UntitledAcrylic and oil pastel on 8" x 10" canvas board
Today was a play day with paint. I wasn't feeling any powerful emotions or ideas that I wanted to convey, I just wanted to play around with fun shapes and colors that I love. I guess people could say these works would be considered "decorative" because the point of the paintings is simply to be pleasurable and/or interesting to look at. I feel okay about that. I don't think all art has to "say something" to be considered real art.
When I was in college, I was just a few credits shy of being a Women's Studies double major, and one of the higher level courses I took was about the art of quiltmaking. It was the coolest class - co-taught by a Women's Studies professor, and an English professor. The course could be counted as credits towards English, Art History, or Women's Studies (maybe one more thrown in there too!), so there was an interesting mix of students from multiple disciplines. I was so inspired by that class and all that I learned about the history of quiltmaking, quilt patterns, and contemporary fiber artists. One of the most interesting conversations we had was about how we think about this artform, and how it stacks up against the world of "high art". Those debates about high art vs. more folk artforms made such an impression on me, because as a woman, I could imagine myself being in another lifetime when my creativity would not have been encouraged or supported. No art school, no paintings with my name on them in art exhibits, just the expectation of being a wife, mother and homemaker. I know if I was me then, I would have taken advantage of any creative medium I was allowed.
The woman who wove a beautiful blanket, with the colors of the rainbow, is that not art? The woman who sewed a crazy quilt of scraps, is that not art? The woman who painted native patterns on her pottery vessels, is that not art? For some people, no. For me, absolutely.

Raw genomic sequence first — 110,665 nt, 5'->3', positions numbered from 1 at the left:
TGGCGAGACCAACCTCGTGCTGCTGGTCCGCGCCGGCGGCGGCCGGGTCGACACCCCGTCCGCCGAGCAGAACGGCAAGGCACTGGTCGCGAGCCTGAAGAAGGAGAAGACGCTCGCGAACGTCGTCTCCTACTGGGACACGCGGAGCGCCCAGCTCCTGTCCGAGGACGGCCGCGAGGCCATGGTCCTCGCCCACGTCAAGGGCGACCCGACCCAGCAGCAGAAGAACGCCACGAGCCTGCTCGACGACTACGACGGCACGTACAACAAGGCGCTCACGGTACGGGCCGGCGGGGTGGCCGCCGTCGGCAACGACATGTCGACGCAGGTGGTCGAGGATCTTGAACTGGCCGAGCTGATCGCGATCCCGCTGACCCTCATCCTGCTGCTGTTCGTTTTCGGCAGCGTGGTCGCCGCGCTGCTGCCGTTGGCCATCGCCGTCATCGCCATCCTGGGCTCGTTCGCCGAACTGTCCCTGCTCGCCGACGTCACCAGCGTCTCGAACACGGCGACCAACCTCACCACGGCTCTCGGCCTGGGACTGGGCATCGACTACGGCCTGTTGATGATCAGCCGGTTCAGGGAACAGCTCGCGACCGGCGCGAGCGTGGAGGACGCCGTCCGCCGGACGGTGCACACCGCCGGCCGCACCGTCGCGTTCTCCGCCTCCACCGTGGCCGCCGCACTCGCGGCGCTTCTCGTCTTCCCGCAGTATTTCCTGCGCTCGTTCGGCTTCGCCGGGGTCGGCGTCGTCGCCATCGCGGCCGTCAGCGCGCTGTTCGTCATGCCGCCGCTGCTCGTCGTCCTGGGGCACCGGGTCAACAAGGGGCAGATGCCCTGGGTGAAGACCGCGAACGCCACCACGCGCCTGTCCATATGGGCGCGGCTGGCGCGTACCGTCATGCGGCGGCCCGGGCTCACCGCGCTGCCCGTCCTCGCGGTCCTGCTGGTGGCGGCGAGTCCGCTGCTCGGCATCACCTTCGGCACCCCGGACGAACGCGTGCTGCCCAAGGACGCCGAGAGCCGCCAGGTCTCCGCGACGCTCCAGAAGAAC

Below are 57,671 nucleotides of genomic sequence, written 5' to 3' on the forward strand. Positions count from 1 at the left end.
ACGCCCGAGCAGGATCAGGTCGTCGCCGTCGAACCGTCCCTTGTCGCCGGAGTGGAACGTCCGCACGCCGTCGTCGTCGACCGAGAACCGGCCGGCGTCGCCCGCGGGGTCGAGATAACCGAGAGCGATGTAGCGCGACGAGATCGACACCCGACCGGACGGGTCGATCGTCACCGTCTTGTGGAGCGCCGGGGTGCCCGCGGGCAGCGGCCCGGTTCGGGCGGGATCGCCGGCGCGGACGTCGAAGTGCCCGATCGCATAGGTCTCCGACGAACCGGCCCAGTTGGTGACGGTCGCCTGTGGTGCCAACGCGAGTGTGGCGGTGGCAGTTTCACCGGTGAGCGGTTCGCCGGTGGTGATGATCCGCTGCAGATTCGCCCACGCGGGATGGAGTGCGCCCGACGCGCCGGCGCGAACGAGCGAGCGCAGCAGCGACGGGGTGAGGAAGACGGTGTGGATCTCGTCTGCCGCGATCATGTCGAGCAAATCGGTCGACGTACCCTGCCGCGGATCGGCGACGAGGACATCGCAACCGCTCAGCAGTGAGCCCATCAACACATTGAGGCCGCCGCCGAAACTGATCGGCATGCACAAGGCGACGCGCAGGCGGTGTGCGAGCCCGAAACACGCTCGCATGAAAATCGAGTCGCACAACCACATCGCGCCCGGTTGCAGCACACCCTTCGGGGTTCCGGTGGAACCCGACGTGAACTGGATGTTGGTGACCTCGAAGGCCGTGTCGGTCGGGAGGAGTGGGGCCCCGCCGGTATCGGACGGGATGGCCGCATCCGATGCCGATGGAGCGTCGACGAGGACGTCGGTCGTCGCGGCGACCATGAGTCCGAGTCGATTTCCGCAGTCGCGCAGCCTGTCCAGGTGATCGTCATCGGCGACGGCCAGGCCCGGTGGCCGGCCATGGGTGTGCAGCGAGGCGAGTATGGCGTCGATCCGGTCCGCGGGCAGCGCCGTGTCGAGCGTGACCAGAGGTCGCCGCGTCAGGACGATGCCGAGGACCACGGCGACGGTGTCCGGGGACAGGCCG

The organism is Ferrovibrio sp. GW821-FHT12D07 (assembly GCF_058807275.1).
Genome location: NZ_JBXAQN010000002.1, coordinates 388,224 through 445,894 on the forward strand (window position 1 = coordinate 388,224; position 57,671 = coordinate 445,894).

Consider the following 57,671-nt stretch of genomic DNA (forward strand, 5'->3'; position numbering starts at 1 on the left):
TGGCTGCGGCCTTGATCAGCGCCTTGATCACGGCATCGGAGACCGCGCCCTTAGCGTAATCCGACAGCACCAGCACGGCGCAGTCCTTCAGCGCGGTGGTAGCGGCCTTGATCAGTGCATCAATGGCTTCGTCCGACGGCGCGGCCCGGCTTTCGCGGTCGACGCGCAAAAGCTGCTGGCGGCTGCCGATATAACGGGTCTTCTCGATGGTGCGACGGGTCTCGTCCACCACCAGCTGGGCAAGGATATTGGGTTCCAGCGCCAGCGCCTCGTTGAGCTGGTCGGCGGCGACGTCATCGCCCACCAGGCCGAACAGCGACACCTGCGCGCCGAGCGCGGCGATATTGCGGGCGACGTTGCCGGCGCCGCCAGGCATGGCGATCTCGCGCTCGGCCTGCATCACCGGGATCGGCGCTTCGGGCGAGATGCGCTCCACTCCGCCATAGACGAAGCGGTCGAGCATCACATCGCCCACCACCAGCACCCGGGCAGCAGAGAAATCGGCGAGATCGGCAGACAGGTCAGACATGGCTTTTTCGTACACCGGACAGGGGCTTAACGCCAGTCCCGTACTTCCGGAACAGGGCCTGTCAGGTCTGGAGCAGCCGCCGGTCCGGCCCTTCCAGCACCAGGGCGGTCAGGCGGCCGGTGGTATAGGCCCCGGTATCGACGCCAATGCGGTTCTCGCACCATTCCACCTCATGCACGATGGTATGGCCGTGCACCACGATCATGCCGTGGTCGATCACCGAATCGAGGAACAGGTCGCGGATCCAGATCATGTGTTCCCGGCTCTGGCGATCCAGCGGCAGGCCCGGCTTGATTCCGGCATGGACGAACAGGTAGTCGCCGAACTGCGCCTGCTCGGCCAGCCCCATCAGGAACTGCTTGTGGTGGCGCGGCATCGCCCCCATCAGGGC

That being said, I think my respect and appreciation for ALL creative expressions (not just "high art") leads me to a unique perspective about what art is. I have found that many artists have strict rules and expectations about what makes an artist, and what makes something "real" art. I don't think painting or drawing patterns is frivolous, it connects with patterns and designs our ancestors have used for ages. I visited Newgrange in Ireland, and there are great spirals etched into the rocks that surround the holy spot. Were those designs simply decorative?
Now I'm thinking about Kandinsky (yes, I write like my brain works - jumping all over the place!) and his book on color and shape theory. He wrote that we associate certain colors with certain shapes - for example, cool tones with circles, and warm tones with triangles. He got into how when the artist messes with the expectations we have in these relationships, a more interesting painting is created.... I miss that book, where did it go? I think I loaned/lost it about five years ago. I'd love to read it again....
I guess I just connect to these alternative ways of thinking about creating and purpose in art, because I don't like the feeling like I have to say something specific to create valid art. It's because I'm not a person that has rock solid feelings about anything particular, except the obvious like "war is bad", "love is good". It doesn't mean I don't think about things. I do, ALL THE TIME. I have strong feelings about politics, people, the state of the world, but I don't feel drawn to put all of them on canvas. I do feel drawn to create beauty, and I feel like I'm in a long line of creators with similar pursuits, that come from all over the spectrum. So Kandinsky, grandma, that anonymous quiltmaker, and Newgrange etcher are all there with me. HIGH artists? I say, just ARTISTS.